The insomniac Mac

I can’t tell you how many messages I get from readers whose Macs refuse to get a proper night’s sleep—they refuse to go to sleep, sleep, but then wake almost immediately; or fail to awaken when stirred. I can, however, attempt to provide you with the most common reasons why Macs sleep poorly. They include:

System Preference settings Before you rip out your hair, wander over to the Energy Saver system preference and make sure that, in the Sleep tab, the Put the Computer to Sleep When it is Inactive For slider is not set to Never. Then open the Classic system preference and check the Classic Sleep settings in the Advanced tab. Again, you want that slider set to something other than Never if you expect your Mac to go to sleep automatically while running Classic applications.

If your Mac is configured to receive faxes and you don’t use it to receive faxes, open the Print & Fax system preference, click the Faxing tab, and disable the Receive Faxes on This Computer option. Your computer could be keeping a wakeful eye out for incoming faxes.

If Internet Sharing is switched on, a Mac running OS X 10.4 won’t sleep.

Corrupt files If certain preference files become corrupted, your Mac could refuse to sleep properly. Turn off Bluetooth in its system preference, quit system preferences, and give its preference file the boot—found at yourusername /Library/Preferences/com.apple.Bluetooth.plist.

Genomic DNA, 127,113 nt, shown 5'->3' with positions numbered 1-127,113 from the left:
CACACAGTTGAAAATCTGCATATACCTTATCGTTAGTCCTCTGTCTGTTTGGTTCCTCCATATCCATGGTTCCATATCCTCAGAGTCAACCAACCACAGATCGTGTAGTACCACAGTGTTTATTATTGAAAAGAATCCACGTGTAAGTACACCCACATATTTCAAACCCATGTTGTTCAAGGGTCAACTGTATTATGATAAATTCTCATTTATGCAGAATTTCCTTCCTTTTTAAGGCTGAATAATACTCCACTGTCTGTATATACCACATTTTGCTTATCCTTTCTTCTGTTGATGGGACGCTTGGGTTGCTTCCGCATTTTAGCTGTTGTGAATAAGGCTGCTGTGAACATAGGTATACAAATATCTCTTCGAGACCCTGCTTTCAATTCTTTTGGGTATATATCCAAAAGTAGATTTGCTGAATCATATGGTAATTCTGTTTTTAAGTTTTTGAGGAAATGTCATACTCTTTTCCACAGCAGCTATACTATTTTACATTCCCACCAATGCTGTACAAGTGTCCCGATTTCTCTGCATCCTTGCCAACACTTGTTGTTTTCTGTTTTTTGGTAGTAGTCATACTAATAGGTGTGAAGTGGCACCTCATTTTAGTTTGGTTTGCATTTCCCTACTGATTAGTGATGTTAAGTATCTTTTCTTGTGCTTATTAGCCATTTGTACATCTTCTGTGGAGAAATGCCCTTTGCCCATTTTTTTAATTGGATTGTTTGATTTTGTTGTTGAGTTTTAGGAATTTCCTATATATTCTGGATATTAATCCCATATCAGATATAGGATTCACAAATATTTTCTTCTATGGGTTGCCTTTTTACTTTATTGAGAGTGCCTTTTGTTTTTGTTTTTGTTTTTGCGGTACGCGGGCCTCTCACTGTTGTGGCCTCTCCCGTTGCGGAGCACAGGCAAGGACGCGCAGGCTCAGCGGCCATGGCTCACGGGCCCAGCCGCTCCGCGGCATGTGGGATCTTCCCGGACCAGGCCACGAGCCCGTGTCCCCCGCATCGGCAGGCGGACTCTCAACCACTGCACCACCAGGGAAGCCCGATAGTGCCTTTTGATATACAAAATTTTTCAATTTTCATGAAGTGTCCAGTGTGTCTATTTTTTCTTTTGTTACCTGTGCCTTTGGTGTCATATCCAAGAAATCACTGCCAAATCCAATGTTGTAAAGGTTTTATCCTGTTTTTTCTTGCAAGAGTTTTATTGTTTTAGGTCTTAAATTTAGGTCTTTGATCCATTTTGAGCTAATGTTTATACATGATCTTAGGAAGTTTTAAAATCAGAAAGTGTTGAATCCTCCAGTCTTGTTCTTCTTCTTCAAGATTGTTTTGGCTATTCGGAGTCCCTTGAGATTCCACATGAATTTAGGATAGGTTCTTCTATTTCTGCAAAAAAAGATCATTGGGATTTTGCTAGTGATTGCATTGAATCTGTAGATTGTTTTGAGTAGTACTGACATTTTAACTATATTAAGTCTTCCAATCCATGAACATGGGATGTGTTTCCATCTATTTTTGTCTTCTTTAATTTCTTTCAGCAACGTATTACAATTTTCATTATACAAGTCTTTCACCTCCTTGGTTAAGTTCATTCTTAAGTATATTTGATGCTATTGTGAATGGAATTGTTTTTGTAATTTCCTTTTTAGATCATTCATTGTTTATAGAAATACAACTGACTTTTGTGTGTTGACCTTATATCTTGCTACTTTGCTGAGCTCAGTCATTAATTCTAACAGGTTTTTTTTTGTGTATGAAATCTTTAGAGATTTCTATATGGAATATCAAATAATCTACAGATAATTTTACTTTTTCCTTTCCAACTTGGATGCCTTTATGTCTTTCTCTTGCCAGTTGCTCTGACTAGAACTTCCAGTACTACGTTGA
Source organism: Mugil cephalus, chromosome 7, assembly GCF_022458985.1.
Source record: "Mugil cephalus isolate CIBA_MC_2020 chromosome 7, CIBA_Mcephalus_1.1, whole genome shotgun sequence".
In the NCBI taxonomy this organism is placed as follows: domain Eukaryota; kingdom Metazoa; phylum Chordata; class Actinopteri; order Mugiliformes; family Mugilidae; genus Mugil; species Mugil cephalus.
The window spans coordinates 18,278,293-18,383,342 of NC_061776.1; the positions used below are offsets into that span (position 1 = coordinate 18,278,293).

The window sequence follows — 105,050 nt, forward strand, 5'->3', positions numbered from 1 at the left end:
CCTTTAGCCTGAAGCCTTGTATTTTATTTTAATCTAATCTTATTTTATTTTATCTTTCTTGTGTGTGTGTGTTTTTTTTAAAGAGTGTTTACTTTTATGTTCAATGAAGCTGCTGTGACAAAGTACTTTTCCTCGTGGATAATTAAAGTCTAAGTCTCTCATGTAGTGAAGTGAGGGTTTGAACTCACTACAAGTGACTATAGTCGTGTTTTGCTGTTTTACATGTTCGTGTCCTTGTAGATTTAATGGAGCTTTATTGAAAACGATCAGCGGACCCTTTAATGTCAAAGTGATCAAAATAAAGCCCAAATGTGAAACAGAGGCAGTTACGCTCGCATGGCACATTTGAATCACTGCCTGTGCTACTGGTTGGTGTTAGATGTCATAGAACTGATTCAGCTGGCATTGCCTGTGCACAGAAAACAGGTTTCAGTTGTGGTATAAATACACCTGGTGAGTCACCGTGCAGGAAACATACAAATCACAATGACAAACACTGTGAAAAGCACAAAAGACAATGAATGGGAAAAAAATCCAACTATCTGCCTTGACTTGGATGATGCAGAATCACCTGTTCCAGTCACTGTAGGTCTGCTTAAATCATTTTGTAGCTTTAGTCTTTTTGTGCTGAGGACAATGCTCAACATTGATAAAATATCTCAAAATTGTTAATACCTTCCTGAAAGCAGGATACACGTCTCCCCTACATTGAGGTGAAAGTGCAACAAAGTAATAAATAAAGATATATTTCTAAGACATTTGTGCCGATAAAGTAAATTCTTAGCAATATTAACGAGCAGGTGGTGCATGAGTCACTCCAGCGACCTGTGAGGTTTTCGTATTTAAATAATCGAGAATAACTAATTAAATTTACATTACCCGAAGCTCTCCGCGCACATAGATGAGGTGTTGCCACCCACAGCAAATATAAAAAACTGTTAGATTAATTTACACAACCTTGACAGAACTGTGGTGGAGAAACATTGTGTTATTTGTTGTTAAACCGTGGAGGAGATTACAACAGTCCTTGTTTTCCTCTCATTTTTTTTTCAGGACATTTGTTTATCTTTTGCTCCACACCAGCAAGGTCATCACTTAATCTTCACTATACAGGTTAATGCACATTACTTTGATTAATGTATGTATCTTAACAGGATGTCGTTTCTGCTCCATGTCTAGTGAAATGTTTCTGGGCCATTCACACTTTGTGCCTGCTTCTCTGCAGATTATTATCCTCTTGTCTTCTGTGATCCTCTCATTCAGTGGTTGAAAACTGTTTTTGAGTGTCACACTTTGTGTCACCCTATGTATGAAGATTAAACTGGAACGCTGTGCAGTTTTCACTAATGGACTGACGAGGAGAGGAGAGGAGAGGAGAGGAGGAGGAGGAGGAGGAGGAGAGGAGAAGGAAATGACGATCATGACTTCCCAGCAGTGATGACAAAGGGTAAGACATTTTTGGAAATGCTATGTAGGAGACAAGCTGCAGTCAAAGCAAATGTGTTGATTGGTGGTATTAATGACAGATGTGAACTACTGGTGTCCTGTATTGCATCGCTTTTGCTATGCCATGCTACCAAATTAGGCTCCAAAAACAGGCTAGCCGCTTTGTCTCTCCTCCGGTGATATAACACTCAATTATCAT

A corrupt PowerManagement preference file can also be a problem. Quit system preferences and toss these files:

/Library/Preferences/SystemConfiguration/com.apple.PowerManagement.plist /Library/Preferences/SystemConfiguration/com.apple.AutoWake.plist

Enter your administrator’s password when requested, restart your Mac, and reconfigure Energy Saver.

Peripherals Some printers, scanners, and Bluetooth devices (mice, in particular) can keep your Mac from going to sleep. Shut down your Mac and unplug everything but the monitor, keyboard, and mouse (surely you’ve got your old wired input devices around somewhere). Restart and see if your Mac behaves itself. If so, add one device at a time, restart, and see how the Mac fares. When the problem recurs, cock a suspicious eye at the device you last added. Look for updated drivers for that device.

If a Bluetooth device appears to be the problem, launch System Preferences, click Bluetooth, and switch off the Allow Bluetooth Devices to Wake This Computer option. (Note: If a Bluetooth device isn’t the problem, you may create a new problem by turning off this option as you need it on for your Bluetooth mouse or keyboard to wake a sleeping Mac.)

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